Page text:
Oh, I couldn't disagree more. I find audiobooks less passive than almost any other medium out there, but then again, I'm listening to every word, every sentence, every paragraph, critiquing, evaluating, considering, punctuating ...
Unlike the written word, you don't get the opportunity to reread a line (unless you rewind) so it teaches you to take it in quickly and analyse it quickly.
I'm not talking about listening to them for entertainment, I'm talking about listening to them educationally.
I read a huge amount of nonfiction, and any time I have the TV on, it is usually science/history/nature/food related. I process information differently and at a rate uncomfortable for a lot of people. Audio book pacings do not mesh well with my sensory input process, so while they are a huge boon for a majority of people they are a huge distraction and sensory dissonance for me personally. I'm not knocking the format, I'm just saying that they do not appeal to everyone for various reasons.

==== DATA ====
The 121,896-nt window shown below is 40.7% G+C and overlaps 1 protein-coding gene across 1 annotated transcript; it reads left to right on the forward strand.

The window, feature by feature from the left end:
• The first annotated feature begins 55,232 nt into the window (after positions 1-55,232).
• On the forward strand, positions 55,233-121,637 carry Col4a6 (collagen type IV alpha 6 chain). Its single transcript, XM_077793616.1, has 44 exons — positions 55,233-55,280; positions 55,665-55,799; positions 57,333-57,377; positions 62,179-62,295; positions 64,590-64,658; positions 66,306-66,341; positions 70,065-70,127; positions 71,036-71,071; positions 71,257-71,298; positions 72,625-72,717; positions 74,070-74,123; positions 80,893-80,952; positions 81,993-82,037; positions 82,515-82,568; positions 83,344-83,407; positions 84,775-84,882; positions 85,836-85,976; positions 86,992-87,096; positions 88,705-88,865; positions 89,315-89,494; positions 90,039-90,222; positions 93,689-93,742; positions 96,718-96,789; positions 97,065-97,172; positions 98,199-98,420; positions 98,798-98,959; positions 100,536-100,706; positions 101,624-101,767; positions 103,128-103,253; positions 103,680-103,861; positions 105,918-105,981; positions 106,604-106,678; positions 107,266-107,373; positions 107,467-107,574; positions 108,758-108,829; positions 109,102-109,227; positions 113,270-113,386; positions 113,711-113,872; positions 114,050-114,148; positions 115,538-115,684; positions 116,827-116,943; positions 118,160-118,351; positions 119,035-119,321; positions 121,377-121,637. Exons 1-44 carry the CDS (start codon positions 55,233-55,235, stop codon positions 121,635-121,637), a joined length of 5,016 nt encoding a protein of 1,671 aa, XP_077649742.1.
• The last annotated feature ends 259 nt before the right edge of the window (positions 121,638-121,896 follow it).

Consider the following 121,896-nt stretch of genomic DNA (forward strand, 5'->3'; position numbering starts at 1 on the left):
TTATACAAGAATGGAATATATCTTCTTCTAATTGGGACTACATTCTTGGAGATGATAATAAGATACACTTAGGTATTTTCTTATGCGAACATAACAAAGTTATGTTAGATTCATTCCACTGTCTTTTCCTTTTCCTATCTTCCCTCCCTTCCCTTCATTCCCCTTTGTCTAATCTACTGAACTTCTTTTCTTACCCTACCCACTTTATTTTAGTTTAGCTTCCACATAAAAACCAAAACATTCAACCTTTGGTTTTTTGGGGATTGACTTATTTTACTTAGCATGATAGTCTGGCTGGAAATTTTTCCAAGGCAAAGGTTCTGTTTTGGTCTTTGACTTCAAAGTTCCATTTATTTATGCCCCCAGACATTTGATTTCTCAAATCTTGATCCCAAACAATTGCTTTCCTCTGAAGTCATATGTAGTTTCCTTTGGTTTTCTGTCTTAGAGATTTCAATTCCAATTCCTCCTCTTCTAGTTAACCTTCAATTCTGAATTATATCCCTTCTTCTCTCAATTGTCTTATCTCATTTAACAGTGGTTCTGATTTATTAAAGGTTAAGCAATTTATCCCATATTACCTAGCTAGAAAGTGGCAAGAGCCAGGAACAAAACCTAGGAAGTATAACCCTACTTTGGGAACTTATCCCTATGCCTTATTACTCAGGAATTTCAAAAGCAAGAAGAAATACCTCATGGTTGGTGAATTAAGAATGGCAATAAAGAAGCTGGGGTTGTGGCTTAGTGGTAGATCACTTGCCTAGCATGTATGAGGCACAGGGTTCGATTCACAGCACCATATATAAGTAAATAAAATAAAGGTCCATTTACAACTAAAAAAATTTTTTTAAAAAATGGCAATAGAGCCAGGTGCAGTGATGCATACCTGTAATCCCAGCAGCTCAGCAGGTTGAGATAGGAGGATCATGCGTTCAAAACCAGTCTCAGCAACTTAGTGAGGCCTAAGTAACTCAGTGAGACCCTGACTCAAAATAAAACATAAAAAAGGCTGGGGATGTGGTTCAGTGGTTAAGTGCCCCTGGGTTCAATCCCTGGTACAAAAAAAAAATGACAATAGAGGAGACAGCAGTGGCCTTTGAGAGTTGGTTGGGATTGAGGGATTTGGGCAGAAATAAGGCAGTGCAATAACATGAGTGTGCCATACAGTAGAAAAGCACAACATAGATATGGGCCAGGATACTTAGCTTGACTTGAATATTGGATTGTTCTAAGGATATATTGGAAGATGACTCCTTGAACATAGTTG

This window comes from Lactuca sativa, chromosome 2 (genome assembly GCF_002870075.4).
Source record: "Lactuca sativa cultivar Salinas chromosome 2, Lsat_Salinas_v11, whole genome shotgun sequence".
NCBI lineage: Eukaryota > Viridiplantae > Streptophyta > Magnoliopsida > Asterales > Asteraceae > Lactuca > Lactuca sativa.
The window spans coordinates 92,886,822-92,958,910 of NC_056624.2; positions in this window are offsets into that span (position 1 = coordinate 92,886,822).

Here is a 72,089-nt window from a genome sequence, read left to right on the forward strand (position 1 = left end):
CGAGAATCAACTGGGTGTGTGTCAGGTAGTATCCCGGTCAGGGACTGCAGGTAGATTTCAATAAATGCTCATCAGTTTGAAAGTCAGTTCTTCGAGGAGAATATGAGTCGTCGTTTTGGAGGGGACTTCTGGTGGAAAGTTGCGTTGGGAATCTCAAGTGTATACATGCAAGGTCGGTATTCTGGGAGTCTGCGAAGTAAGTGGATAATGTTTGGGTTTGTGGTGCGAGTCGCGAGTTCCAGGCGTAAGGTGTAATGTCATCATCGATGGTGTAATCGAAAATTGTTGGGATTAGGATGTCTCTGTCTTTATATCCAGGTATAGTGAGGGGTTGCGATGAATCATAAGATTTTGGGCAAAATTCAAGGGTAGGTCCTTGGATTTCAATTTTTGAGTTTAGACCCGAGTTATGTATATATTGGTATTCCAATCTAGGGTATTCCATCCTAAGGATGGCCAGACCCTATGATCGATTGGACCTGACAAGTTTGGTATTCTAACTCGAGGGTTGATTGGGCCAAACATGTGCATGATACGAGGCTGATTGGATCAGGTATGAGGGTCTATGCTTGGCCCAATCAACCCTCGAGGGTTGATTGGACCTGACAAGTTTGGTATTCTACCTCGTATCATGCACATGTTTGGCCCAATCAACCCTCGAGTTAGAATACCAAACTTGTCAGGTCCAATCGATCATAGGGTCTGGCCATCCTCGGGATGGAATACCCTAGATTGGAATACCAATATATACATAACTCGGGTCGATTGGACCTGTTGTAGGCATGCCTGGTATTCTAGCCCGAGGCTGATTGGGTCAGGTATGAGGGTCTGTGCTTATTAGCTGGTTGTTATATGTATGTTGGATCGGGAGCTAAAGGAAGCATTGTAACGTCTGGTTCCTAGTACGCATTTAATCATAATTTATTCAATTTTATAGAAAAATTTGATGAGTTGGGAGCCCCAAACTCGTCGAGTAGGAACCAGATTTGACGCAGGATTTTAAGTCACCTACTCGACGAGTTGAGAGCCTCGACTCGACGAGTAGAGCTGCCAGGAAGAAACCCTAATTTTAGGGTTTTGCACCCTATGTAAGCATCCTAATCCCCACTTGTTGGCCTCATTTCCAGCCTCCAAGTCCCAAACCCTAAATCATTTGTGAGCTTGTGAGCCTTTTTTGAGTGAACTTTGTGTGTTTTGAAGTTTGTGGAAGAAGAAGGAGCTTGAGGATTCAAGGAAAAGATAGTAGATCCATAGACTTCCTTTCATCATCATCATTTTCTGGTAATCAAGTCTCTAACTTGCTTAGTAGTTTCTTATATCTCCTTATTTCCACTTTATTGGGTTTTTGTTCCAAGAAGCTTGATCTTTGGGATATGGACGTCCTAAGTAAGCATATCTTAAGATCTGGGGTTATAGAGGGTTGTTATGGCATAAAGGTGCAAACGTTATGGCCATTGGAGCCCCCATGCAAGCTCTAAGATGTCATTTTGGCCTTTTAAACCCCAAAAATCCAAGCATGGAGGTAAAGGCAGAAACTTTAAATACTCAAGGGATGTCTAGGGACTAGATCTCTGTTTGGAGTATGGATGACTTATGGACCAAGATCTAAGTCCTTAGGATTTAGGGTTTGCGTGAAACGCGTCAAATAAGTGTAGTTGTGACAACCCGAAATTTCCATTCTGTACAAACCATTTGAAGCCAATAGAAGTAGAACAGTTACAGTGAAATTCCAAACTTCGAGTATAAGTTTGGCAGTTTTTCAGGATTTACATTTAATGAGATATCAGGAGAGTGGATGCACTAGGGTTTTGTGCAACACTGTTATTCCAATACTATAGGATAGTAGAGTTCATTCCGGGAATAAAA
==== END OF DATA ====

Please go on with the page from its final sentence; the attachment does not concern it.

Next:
When I pick up a book, I commit my attention to it and filter out auditory input because visual and tactile sensory inputs are fully engaged. I have a literal mute button filter that blocks out all verbal input, coping mechanism in the wierding of my brain. (It is a visceral shift when I bring focus back to a different gear and tune into verbal cues again.)
To understand something correctly. I need the written context and punctuation as a visual cue. I need the construct to organize the ideas and concepts in a linear format. Much akin to NT brains processing verbal infliction, rhythm, cadence, and facial expressions...all things I struggle with.